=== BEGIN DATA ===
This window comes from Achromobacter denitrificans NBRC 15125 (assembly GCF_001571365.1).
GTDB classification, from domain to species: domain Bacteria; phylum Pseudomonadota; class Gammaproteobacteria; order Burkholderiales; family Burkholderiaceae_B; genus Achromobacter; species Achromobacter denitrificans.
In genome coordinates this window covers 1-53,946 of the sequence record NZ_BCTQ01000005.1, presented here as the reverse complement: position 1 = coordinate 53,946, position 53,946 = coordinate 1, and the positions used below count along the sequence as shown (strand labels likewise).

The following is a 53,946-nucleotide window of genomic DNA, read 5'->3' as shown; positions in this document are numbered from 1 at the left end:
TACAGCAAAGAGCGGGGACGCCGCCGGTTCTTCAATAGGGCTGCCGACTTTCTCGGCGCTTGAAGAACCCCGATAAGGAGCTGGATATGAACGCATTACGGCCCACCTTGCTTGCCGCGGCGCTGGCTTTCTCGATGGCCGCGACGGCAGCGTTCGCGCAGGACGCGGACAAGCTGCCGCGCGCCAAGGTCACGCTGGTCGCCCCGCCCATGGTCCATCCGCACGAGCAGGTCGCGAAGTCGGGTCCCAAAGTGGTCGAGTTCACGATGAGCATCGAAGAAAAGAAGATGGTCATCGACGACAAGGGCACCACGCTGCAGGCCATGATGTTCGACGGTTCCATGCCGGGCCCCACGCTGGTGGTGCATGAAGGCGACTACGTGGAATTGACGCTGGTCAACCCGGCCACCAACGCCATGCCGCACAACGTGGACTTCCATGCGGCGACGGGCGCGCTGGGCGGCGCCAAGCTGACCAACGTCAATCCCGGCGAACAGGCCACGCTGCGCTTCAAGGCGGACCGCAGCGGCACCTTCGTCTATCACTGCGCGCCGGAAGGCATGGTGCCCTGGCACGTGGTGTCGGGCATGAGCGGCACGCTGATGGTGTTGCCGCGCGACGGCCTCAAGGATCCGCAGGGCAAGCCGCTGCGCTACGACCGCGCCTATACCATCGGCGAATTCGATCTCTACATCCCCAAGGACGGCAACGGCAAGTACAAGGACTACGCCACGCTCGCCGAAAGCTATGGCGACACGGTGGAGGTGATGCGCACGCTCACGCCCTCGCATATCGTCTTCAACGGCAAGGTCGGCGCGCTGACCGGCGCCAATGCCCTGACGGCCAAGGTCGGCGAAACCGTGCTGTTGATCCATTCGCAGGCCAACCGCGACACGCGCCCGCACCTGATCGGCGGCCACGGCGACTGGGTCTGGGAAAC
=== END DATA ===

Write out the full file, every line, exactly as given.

This window comes from Achromobacter denitrificans NBRC 15125 (assembly GCF_001571365.1).
GTDB classification, from domain to species: domain Bacteria; phylum Pseudomonadota; class Gammaproteobacteria; order Burkholderiales; family Burkholderiaceae_B; genus Achromobacter; species Achromobacter denitrificans.
In genome coordinates this window covers 1-53,946 of the sequence record NZ_BCTQ01000005.1, presented here as the reverse complement: position 1 = coordinate 53,946, position 53,946 = coordinate 1, and the positions used below count along the sequence as shown (strand labels likewise).

The following is a 53,946-nucleotide window of genomic DNA, read 5'->3' as shown; positions in this document are numbered from 1 at the left end:
TACAGCAAAGAGCGGGGACGCCGCCGGTTCTTCAATAGGGCTGCCGACTTTCTCGGCGCTTGAAGAACCCCGATAAGGAGCTGGATATGAACGCATTACGGCCCACCTTGCTTGCCGCGGCGCTGGCTTTCTCGATGGCCGCGACGGCAGCGTTCGCGCAGGACGCGGACAAGCTGCCGCGCGCCAAGGTCACGCTGGTCGCCCCGCCCATGGTCCATCCGCACGAGCAGGTCGCGAAGTCGGGTCCCAAAGTGGTCGAGTTCACGATGAGCATCGAAGAAAAGAAGATGGTCATCGACGACAAGGGCACCACGCTGCAGGCCATGATGTTCGACGGTTCCATGCCGGGCCCCACGCTGGTGGTGCATGAAGGCGACTACGTGGAATTGACGCTGGTCAACCCGGCCACCAACGCCATGCCGCACAACGTGGACTTCCATGCGGCGACGGGCGCGCTGGGCGGCGCCAAGCTGACCAACGTCAATCCCGGCGAACAGGCCACGCTGCGCTTCAAGGCGGACCGCAGCGGCACCTTCGTCTATCACTGCGCGCCGGAAGGCATGGTGCCCTGGCACGTGGTGTCGGGCATGAGCGGCACGCTGATGGTGTTGCCGCGCGACGGCCTCAAGGATCCGCAGGGCAAGCCGCTGCGCTACGACCGCGCCTATACCATCGGCGAATTCGATCTCTACATCCCCAAGGACGGCAACGGCAAGTACAAGGACTACGCCACGCTCGCCGAAAGCTATGGCGACACGGTGGAGGTGATGCGCACGCTCACGCCCTCGCATATCGTCTTCAACGGCAAGGTCGGCGCGCTGACCGGCGCCAATGCCCTGACGGCCAAGGTCGGCGAAACCGTGCTGTTGATCCATTCGCAGGCCAACCGCGACACGCGCCCGCACCTGATCGGCGGCCACGGCGACTGGGTCTGGGAAAC